Individuals who are very talented artistically and achieve early success or fame are in a very vulnerable position. As artists, they tend to be extremely sensitive by nature—this is part of their genius and is sometimes a burden they must bear. Such individuals can develop a perfectionistic relationship with their craft, feeling harshly critical of themselves even when they are succeeding. They can become very reliant on outside feedback to affirm their worth, whether this feedback comes in the form of reviews, money, fame, or career advancement. An over-reliance on others for self-worth is a precarious position for any human being and especially for those with celebrity status. A bad review, a cancelled show, financial troubles, or the feeling that their career is fading with time or age can lead to tremendous anxiety. They may live under a constant worry that they could lose their success at any minute—and, with it, their sense of personal value.
Add into the mix the Hollywood culture and the relentless pressure of the paparazzi, which, dominated by envy, enjoy nothing more than seeing the successful fail and exploiting their human weaknesses. Envy is an ugly aspect of human nature and one that makes life in the public eye enormously challenging. There is tremendous pressure to keep up a false front and little room for celebrities to feel that they can be regular people with regular lives, admitting their failures, learning through trial and error, and seeking help when they need it.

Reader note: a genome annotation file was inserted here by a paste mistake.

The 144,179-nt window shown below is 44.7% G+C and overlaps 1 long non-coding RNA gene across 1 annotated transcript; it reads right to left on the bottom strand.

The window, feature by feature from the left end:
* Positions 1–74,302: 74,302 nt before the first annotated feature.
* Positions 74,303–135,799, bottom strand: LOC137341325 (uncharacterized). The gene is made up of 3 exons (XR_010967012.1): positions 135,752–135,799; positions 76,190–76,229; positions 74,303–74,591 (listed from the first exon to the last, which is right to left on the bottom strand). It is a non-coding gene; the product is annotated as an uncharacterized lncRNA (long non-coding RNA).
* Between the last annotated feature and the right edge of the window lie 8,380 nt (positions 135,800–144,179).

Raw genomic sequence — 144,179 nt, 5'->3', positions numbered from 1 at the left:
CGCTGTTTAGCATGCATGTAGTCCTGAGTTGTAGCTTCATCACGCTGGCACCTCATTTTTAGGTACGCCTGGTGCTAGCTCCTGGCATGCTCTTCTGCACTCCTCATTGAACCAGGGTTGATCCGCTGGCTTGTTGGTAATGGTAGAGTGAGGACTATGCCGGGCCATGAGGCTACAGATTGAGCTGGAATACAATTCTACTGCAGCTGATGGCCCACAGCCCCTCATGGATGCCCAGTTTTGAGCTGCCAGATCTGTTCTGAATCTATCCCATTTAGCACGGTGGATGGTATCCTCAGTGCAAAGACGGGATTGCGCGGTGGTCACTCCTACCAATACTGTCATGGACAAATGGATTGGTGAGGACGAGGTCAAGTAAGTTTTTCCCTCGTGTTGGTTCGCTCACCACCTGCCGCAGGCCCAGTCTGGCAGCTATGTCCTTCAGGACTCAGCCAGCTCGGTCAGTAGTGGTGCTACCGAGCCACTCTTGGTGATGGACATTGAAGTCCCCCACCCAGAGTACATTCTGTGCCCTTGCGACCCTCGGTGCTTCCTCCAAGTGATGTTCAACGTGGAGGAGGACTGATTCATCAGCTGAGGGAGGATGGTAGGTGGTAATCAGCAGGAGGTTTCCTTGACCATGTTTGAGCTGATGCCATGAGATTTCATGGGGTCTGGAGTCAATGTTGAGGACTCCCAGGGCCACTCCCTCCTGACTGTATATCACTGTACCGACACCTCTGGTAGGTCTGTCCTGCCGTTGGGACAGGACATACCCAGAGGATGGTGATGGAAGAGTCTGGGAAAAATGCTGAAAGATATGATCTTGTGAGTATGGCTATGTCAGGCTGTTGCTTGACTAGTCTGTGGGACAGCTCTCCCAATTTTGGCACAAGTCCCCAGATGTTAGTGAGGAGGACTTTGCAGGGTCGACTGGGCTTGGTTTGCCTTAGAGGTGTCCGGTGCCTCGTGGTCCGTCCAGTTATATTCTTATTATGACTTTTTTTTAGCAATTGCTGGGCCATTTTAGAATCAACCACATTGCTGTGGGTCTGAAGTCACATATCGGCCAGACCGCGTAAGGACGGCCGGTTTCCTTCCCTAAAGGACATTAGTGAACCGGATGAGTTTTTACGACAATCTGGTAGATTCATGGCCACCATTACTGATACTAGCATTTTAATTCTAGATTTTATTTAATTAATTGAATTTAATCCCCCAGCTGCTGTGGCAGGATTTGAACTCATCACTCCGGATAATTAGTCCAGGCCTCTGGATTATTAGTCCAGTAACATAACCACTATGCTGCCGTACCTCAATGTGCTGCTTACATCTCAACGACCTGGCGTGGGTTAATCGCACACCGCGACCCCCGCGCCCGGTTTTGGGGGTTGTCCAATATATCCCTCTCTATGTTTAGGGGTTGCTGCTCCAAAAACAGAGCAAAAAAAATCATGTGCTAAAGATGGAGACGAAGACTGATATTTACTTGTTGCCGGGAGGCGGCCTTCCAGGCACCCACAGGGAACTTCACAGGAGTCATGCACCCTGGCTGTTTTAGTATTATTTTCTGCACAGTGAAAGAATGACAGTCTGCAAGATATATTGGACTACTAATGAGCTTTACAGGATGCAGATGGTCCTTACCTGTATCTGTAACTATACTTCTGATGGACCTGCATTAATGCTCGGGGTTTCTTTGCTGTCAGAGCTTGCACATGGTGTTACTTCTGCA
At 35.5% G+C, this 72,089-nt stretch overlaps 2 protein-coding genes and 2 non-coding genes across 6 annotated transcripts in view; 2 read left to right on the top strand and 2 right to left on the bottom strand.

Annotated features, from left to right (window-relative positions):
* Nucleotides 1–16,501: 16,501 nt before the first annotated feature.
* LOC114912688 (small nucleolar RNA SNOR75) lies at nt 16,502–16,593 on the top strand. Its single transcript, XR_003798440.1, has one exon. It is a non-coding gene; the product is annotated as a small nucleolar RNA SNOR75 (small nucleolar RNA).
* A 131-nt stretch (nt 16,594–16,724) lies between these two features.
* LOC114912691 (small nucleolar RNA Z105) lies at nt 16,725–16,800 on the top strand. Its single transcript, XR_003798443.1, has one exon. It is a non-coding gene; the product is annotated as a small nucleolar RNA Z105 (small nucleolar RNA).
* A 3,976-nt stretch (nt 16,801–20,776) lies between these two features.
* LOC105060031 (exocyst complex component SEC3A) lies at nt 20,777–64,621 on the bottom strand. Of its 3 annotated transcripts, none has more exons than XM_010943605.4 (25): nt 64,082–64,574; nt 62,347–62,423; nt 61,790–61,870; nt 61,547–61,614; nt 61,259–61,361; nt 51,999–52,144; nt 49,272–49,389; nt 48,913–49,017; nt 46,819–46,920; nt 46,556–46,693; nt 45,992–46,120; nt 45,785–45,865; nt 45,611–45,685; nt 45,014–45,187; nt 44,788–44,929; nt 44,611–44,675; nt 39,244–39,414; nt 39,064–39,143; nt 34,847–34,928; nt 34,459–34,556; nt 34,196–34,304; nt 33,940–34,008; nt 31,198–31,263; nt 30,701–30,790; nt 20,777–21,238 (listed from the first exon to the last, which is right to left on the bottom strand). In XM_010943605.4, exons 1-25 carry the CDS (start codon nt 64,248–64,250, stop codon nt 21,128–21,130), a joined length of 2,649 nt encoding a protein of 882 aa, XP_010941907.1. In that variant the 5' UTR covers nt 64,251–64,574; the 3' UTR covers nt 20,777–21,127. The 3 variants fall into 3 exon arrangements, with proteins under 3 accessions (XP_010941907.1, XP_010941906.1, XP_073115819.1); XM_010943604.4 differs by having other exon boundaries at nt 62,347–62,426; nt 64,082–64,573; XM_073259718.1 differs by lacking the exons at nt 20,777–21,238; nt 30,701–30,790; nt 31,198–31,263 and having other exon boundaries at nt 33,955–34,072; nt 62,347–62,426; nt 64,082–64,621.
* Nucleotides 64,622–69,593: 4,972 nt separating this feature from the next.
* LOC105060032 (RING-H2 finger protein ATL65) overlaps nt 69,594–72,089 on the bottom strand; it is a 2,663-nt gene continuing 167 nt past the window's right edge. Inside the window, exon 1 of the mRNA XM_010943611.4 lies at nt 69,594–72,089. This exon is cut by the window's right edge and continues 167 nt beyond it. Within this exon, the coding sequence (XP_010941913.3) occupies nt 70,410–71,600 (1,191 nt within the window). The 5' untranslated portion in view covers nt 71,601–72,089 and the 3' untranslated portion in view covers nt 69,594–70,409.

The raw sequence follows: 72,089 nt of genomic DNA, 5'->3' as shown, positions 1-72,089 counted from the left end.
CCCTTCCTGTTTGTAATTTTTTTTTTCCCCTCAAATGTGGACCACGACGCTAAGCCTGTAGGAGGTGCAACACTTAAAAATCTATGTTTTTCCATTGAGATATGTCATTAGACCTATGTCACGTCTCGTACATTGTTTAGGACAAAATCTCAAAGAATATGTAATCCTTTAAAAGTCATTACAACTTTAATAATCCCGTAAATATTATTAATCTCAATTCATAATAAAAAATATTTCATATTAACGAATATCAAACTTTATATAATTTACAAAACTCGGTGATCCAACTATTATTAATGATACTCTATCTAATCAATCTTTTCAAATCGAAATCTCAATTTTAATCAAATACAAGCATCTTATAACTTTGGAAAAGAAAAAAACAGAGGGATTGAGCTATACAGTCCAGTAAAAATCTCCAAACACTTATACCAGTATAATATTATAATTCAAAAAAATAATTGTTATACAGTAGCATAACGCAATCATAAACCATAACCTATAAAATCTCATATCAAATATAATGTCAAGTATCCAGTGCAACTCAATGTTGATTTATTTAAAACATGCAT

For some, drugs and alcohol offer relief from these painful and stressful experiences. Drugs and alcohol can be used as a kind of synthetic solution to life’s problems, a way to numb anxiety and create immediate pleasure, which someone in this state of mind so desperately needs. When you have the experience of being able to successfully alleviate such painful feelings in a quick, immediate way, such a solution becomes difficult to resist even when one works very hard at it. One may have periods of sobriety, making use of rehab and support groups, such as those found in twelve-step programs. But addiction is a chronic, life-long disease with an up-and-down course that wears on both an individual’s psyche and his or her support system. Relapse is common, and is stressful and discouraging. Add into the mix clinical depression—which often goes hand-in-hand with addiction—and you have a perfect storm.
At its root, suicide reflects an individual’s profound feeling of helplessness in his or her ability to cope with the demands of life, as well as hopelessness that life can get better. With ongoing setbacks that are a normal part of chronic illnesses such as depression and addiction, it is possible to lose faith that there are enough resources (inside and outside) that can make enough of a difference to go on and keep trying.
As a society, we have a long way to go in our efforts to decrease the stigma associated with mental health and addiction struggles. So many people suffer from them, including our heroes and our idols. But beneath any successful persona is just another human being, as vulnerable, sensitive, and imperfect as any other—and so deserving of our patience, our respect, and our understanding.